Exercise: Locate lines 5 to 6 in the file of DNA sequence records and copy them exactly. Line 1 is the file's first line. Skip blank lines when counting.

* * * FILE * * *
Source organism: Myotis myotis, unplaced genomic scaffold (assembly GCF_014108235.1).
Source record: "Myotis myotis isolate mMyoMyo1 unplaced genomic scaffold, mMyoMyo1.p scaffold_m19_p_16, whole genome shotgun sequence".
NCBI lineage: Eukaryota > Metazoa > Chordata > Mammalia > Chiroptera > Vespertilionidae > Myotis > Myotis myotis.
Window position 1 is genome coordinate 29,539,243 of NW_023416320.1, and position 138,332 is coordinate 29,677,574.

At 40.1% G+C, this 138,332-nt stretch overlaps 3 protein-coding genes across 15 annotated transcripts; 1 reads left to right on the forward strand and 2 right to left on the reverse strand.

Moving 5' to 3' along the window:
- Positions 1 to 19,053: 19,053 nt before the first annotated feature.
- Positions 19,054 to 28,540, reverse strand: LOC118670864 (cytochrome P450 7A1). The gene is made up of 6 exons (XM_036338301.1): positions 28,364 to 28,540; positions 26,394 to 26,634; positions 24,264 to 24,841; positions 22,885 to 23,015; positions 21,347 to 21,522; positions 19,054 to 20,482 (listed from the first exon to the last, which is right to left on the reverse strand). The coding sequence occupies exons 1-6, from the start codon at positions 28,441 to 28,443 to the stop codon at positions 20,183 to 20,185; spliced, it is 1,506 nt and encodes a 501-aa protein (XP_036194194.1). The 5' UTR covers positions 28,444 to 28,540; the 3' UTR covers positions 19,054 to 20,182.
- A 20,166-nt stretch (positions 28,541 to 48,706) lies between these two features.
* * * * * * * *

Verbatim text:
At 40.1% G+C, this 138,332-nt stretch overlaps 3 protein-coding genes across 15 annotated transcripts; 1 reads left to right on the forward strand and 2 right to left on the reverse strand.

Moving 5' to 3' along the window: